Calf pain is a common presenting complaint due to muscle tears or tightness and cramping. If not managed correctly it can persist and become a recurring problem. Common causes of calf pain are:
- Muscle Strains
- Referred Pain
Muscle (Gastrocnemius) Strain
What is a gastrocnemius tear?
The gastrocnemius muscle is the outer, fleshy muscle in the calf. It has a medial(inner) and lateral(outer) head. A strain of this muscle refers to a tear. Muscle tears are graded in severity. These levels of trauma are:
- Grade 1 – small number of fibres with local pain and no strength loss.
- Grade 2 – significant fibre involvement with pain and swelling. Strength is decreased and movement is limited by pain.
- Grade 3 – a complte tear of the muscle.
What Causes a gastrocnemius tear?
Pain in this area can come from a memorable traumatic event such as a pushing off or running action. An explosive acceleration such as stretching to play a ball at squash or tennis may cause injury. The calf region is also a common site of contusion (local damage to the muscle which results in bleeding) caused through a direct blow to the muscle. Calf pain can also be referred pain from neural structures or from the lumbar spine. Biomechanical factors may be the underlying cause of calf pain. Excessive flat footedness (over pronation) can overload the calf muscles causing muscle tightness and soreness, leading to fatigue and eventual strain.
How does a gastrocnemius tear feel?
Calf muscle tears usually feel like a sharp pain immediately at the time of injury. Depending on the severity you maybe able to continue on with your activity, or it maybe too severe. Some people experience episodes of cramping pain in the calf that may be due to recurrent minor calf muscle strains, which are as a result of poorly rehabilitated scar tissue. Often a ‘tearing sensation’ occurs. As the muscle cools down following activity, pain may gradually increase as bleeding and swelling around the injured muscle continues. Gradual tightening and stiffening of the calf muscle occurs in more severe strains.
Management of a gastrocnemius tear & how to fix It
You should stop your activity immediately and start initial treatment. Treatment should preferably occur in the first 24-48 hours to control the amount of swelling and limit the degree of damage to the muscle. The RICE protocol should be commenced (Rest, Ice, Compression and Elevation) to reduce blood flow to the injured area, thereby, reducing the extent of swelling and tissue damage.You should continue the RICE regime until you consult a sports medicine professional, preferable within 2 days of the initial injury. The assistance of a sports medicine professional is important in the treatment of a calf muscle strain. Initially they can assist in determining the reason for and the extent of the injury and how long it is expected to recover. Management will involve appropriate techniques to assist in reducing pain and swelling and enhance the healing of the injured structures, including a progression of exercises aimed at increasing your range of motion, strength and function. As these exercises are functionally specific to your return activity, they will help prevent reinjury.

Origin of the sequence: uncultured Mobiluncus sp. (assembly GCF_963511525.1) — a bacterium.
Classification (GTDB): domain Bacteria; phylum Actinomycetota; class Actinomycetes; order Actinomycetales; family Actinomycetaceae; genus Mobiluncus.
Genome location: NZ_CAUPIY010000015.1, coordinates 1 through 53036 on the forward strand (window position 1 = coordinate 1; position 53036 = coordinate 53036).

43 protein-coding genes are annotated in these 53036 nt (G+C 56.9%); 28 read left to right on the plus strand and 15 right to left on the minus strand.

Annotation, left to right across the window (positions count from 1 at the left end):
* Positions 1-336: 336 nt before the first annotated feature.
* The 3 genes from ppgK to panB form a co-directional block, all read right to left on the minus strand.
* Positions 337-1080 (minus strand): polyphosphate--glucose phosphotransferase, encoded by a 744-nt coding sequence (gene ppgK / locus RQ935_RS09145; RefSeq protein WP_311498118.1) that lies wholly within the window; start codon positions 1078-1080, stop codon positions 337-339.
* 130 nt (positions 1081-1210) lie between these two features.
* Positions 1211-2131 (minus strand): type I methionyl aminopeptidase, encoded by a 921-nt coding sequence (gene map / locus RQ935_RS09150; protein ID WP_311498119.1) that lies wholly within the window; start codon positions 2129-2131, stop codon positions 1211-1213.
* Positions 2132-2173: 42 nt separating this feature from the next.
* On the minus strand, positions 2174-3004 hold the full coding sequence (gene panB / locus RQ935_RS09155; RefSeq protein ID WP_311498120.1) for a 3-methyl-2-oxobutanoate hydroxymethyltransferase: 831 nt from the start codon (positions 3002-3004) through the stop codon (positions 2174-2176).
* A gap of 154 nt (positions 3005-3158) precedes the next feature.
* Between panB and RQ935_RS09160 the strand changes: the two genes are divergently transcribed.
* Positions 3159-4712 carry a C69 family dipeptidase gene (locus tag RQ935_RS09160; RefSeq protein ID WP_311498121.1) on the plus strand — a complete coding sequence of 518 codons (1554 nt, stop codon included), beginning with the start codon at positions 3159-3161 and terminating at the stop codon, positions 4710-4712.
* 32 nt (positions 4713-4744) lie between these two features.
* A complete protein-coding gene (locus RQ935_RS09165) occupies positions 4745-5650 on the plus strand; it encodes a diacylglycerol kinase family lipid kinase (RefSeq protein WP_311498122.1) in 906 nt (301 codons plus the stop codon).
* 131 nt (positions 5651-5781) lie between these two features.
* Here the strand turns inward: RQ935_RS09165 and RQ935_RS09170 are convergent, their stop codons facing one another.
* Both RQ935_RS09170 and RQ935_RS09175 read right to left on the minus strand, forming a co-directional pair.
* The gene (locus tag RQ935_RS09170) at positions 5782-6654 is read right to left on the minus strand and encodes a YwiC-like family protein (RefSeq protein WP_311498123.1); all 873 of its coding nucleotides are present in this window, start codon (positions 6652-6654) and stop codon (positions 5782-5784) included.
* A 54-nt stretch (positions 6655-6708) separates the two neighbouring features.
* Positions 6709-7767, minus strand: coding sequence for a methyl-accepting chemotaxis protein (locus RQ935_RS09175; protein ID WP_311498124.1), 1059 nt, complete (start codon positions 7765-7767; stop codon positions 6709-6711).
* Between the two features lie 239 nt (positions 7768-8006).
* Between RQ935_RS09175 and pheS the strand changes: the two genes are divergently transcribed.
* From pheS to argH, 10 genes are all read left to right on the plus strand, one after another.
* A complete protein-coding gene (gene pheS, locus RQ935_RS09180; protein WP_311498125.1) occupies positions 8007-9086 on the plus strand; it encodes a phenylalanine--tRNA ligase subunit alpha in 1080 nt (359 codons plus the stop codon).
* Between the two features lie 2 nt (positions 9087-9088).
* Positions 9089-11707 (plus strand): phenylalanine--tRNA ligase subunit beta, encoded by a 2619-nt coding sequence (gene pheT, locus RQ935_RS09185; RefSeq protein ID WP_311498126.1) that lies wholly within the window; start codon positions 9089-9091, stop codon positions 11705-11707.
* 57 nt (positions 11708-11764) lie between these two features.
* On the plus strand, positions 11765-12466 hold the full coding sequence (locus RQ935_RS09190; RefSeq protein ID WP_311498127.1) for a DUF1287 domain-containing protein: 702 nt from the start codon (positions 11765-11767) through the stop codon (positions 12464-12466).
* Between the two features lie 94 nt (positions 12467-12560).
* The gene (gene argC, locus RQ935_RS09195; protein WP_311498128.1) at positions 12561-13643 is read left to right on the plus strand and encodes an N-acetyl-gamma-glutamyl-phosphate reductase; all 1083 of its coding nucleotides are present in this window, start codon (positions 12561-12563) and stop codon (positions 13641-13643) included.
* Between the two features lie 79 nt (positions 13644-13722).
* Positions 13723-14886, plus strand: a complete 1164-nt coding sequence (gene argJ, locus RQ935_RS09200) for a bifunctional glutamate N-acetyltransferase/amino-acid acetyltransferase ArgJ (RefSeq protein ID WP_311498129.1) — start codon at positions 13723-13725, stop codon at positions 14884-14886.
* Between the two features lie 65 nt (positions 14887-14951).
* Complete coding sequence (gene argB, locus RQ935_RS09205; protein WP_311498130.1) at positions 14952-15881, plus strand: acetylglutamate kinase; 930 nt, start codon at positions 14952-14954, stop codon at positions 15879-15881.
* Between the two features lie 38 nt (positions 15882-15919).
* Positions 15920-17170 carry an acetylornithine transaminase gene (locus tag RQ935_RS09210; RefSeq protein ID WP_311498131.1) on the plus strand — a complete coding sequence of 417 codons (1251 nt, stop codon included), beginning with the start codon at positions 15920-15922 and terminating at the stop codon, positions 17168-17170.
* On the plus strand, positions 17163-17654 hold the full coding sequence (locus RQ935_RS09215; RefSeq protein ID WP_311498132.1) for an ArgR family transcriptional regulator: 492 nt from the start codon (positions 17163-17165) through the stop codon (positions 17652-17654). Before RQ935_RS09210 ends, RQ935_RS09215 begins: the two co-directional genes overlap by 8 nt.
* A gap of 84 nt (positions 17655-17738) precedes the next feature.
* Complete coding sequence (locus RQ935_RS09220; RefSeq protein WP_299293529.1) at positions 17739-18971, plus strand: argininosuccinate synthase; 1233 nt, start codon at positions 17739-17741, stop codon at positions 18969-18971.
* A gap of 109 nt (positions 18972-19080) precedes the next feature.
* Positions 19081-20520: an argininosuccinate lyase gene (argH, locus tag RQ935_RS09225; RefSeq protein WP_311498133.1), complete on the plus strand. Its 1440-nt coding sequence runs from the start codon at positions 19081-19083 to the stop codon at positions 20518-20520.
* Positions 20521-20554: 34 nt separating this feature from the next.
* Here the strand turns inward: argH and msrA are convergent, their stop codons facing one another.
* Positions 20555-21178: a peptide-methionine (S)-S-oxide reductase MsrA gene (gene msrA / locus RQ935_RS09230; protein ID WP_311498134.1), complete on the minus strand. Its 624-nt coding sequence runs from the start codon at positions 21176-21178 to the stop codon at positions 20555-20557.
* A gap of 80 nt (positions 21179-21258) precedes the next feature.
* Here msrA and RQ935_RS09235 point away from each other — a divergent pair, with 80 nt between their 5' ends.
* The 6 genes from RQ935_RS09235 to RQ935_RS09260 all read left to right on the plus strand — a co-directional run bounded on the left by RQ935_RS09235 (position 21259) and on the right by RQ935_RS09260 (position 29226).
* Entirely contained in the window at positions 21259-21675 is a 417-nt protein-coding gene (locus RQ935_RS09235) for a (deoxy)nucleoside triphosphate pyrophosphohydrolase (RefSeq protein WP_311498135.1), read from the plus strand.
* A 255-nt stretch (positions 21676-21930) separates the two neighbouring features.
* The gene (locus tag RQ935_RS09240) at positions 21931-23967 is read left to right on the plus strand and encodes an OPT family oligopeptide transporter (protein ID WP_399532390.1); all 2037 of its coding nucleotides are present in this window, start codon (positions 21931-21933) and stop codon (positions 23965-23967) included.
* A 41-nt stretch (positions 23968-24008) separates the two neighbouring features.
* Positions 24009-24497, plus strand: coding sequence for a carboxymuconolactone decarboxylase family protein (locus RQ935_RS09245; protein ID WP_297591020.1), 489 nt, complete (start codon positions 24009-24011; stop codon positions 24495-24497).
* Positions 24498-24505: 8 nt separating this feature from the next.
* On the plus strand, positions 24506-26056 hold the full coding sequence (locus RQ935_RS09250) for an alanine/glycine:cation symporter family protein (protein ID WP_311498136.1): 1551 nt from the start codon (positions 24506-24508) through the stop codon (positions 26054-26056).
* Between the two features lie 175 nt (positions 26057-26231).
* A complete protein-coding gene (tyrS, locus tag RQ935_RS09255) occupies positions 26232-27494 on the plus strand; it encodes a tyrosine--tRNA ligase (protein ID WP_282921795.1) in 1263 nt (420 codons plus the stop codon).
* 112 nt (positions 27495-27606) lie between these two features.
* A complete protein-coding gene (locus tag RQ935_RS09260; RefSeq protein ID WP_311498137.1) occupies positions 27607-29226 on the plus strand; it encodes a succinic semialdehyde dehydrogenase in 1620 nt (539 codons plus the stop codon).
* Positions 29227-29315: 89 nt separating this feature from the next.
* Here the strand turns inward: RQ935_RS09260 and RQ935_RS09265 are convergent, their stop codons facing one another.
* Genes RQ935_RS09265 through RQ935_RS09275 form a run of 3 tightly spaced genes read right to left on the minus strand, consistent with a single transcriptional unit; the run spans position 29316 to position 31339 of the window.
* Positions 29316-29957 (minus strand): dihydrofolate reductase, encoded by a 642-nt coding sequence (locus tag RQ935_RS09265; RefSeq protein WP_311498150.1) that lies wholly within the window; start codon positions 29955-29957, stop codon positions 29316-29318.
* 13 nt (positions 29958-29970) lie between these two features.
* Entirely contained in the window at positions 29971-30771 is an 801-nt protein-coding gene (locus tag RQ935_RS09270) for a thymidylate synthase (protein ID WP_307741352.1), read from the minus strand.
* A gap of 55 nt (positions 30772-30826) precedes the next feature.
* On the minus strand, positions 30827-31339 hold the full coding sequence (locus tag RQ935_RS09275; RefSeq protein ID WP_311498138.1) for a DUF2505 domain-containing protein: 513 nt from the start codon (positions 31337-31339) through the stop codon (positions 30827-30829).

The calf is the most common site of muscle cramps in the body. These can be treated with regular muscle stretching, correction of muscle balance and posture, and adequate conditioning for the activity. Other strategies implemented include incorporating plyometrics and eccentric muscle strengthening into training programmes and maintaining adequate carbohydrate and fluid reserves during competition.
Conditions often missed include deep venous thrombosis (DVT) which occurs occasionally in calf injuries. Signs and symptoms include constant calf pain, tenderness, increased temperature and swelling within the calf. Medical attention is required as soon as possible so that appropriate investigation and treatment can be carried out.
Calf pain can also be referred from the lumbar spine, usually in the form of a nerve root irritation or compression. These pains are usually deep and aching all the time but can sometimes be exercise-induced. The knee joint may also occasionally refer pain to the calf.